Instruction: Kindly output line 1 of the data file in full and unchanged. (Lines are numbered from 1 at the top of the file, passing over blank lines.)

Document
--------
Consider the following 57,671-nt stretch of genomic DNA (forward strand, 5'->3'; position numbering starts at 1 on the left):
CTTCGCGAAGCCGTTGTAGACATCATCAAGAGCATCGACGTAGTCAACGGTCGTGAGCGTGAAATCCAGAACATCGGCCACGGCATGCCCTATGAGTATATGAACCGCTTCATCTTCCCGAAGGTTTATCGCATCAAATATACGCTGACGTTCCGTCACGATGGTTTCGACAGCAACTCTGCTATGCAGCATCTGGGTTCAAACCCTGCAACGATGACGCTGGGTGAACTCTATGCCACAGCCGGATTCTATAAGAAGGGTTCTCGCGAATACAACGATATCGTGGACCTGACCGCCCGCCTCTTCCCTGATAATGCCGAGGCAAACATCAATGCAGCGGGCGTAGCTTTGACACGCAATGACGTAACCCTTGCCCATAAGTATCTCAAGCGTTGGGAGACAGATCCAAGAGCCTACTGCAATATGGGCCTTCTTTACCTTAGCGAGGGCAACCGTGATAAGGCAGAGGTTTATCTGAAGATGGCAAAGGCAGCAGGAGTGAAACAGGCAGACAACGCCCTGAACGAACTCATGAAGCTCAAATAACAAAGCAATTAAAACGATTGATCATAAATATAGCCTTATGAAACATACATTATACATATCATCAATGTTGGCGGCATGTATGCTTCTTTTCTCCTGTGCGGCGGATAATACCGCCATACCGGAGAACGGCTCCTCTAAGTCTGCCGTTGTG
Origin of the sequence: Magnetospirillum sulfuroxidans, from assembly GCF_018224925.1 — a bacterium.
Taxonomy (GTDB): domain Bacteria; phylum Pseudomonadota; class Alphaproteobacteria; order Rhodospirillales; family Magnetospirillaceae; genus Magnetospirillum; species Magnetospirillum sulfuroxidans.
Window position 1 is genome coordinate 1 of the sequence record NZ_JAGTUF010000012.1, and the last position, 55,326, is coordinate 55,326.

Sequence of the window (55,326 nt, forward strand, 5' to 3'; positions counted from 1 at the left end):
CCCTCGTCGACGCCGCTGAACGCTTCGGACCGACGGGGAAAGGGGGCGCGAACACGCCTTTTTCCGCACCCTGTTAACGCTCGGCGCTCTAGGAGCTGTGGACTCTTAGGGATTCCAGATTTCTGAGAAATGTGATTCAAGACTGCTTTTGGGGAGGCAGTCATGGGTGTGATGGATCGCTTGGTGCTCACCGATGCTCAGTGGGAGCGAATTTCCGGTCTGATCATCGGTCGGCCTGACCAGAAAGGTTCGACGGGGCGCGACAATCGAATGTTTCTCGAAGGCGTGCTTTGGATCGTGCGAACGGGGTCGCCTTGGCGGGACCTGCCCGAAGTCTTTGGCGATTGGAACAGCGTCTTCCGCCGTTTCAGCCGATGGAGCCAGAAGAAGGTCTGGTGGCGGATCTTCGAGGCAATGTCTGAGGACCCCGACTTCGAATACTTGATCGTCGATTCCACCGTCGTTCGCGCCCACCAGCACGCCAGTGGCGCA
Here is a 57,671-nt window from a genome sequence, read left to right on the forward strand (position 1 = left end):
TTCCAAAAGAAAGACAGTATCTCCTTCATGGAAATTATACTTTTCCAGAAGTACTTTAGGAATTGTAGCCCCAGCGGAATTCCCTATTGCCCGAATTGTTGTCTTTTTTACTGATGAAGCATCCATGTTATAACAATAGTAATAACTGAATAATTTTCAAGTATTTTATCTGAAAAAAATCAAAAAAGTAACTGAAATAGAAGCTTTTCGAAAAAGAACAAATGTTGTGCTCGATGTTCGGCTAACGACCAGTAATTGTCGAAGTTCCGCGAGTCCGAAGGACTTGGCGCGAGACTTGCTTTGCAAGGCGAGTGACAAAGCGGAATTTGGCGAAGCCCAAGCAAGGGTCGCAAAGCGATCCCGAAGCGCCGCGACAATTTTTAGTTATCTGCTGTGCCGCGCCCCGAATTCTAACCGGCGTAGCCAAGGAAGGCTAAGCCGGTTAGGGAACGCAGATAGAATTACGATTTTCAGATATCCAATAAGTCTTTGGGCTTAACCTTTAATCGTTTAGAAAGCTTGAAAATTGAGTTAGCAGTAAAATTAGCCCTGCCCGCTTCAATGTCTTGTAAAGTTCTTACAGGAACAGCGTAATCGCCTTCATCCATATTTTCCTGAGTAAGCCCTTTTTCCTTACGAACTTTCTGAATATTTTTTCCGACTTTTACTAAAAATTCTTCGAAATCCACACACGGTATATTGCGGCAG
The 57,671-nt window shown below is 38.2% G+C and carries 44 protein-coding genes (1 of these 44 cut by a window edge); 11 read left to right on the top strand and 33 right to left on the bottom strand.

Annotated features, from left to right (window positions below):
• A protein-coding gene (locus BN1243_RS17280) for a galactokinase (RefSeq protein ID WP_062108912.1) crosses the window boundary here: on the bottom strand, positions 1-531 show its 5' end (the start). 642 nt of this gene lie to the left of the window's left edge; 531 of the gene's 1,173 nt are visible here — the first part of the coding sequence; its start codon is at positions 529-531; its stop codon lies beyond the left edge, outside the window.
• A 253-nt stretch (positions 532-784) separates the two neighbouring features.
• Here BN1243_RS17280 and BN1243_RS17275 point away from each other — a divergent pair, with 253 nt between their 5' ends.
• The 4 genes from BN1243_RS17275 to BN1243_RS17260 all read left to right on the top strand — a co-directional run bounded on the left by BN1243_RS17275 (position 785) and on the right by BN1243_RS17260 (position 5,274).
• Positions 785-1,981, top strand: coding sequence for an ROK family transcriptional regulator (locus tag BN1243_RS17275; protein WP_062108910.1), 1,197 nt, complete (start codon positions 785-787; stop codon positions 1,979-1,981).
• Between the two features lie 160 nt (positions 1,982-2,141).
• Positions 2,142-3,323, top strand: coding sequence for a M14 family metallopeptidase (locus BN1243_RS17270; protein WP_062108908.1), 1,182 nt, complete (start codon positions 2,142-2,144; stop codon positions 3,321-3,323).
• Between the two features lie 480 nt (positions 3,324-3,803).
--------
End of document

Consider the following 57,671-nt stretch of genomic DNA (forward strand, 5'->3'; position numbering starts at 1 on the left):